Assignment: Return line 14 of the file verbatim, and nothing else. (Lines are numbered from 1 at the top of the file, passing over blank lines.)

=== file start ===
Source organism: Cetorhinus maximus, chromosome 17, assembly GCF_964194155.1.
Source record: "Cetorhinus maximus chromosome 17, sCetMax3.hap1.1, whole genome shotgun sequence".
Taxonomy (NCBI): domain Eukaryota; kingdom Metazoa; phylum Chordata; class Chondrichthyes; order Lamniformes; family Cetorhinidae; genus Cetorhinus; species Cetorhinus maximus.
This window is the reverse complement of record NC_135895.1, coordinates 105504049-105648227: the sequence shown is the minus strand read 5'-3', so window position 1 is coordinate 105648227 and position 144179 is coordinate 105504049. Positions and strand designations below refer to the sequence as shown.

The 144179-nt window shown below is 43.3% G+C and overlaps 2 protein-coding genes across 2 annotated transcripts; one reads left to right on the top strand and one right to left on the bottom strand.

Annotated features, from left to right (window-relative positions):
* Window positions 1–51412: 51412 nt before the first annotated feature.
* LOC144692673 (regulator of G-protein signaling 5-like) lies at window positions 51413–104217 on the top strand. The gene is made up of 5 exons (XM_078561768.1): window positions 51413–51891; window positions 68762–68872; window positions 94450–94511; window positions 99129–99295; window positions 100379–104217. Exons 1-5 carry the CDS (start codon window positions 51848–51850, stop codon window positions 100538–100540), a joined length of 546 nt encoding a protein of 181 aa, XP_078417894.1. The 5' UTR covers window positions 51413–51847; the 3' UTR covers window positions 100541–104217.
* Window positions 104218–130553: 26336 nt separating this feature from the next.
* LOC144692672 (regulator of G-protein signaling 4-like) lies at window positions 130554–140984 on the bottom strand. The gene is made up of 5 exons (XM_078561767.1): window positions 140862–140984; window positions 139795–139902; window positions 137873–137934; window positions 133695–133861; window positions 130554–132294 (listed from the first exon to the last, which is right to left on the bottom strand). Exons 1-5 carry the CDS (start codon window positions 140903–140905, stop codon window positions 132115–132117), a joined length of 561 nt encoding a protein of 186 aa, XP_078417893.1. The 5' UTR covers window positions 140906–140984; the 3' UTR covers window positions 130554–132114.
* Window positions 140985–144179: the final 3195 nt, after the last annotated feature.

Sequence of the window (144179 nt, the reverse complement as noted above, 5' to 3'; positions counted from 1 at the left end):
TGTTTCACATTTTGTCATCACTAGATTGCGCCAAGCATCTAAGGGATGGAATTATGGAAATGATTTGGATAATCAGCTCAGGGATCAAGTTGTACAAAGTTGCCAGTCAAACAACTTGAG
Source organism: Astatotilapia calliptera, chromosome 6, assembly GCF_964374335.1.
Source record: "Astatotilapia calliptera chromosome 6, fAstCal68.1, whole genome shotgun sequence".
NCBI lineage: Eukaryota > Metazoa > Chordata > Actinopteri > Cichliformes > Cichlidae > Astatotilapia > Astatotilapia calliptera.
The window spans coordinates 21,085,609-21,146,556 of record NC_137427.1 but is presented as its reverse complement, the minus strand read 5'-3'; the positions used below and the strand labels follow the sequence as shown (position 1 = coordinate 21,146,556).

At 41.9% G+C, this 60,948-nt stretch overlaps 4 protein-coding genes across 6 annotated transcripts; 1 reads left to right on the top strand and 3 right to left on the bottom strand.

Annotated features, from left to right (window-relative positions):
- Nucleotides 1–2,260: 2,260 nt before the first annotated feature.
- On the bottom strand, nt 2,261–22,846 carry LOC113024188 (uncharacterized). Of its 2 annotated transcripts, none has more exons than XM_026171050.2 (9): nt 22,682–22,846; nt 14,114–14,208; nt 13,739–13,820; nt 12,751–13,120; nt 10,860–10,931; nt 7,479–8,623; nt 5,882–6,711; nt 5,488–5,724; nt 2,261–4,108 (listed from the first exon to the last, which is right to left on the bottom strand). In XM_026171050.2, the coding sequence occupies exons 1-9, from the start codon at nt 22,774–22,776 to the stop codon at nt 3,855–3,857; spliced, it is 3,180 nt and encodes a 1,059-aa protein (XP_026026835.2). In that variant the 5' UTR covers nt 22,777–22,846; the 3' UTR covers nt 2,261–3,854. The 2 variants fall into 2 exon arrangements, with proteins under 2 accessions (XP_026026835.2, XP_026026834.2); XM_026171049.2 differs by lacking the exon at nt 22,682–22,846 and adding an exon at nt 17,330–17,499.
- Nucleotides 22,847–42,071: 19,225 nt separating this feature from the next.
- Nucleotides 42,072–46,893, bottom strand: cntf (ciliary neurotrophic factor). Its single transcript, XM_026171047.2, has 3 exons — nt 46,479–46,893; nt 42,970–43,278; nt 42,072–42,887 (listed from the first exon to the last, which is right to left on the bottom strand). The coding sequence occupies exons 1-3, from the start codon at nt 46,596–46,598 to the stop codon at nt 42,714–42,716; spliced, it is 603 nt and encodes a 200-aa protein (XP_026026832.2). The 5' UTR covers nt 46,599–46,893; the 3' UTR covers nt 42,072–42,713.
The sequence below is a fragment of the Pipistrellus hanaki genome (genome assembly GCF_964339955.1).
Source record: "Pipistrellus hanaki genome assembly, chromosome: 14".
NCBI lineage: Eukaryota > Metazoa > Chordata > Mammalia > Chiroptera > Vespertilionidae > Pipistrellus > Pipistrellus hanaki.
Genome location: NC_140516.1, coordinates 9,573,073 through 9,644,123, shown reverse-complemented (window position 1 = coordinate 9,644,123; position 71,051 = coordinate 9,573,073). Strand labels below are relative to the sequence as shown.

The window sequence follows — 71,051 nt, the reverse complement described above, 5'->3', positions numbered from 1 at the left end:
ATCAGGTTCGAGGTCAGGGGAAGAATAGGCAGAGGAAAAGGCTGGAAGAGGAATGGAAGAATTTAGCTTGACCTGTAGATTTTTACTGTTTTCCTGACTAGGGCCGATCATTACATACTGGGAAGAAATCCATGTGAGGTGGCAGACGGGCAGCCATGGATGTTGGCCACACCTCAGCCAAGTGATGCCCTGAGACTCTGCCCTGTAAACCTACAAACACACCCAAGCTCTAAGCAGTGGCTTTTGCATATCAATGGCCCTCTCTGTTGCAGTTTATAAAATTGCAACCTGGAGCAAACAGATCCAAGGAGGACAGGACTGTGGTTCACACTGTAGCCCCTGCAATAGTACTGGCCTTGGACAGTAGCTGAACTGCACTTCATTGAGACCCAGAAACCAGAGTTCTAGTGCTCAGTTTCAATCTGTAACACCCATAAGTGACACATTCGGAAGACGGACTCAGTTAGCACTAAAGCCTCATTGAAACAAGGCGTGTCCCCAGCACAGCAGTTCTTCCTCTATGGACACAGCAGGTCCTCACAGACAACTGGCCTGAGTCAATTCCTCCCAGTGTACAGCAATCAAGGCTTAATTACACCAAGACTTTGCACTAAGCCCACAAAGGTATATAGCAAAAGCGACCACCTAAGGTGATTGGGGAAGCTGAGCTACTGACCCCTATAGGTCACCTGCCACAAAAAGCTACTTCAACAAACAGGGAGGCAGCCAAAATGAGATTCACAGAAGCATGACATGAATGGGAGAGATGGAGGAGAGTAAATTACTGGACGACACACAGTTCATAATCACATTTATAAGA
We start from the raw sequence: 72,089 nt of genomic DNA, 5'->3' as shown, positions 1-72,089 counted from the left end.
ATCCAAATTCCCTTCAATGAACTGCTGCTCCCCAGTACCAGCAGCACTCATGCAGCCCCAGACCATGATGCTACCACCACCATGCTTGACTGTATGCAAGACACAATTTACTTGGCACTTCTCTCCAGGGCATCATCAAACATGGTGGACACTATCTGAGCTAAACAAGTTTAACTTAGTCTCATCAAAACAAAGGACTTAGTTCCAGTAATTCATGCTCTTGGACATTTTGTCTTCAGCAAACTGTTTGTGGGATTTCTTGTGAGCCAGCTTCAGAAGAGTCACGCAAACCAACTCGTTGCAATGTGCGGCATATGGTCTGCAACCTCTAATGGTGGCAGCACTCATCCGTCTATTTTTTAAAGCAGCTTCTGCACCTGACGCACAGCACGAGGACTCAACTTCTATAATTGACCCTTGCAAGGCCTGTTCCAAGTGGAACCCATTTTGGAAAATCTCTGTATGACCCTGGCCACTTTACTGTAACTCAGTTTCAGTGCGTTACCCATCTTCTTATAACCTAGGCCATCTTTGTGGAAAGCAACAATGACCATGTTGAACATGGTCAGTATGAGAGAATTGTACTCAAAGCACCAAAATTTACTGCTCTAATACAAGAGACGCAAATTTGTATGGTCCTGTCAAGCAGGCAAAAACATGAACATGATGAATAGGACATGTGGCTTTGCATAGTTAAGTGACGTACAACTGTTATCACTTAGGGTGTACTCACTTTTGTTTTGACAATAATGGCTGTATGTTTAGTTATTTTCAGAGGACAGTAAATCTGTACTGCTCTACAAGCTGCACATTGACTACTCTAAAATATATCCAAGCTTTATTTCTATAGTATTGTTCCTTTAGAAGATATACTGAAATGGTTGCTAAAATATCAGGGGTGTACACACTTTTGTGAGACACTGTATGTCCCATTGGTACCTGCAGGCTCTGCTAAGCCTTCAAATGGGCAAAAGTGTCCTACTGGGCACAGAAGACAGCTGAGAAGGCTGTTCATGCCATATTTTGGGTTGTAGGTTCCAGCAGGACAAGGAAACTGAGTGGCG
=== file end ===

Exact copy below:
Source organism: Astatotilapia calliptera, chromosome 6, assembly GCF_964374335.1.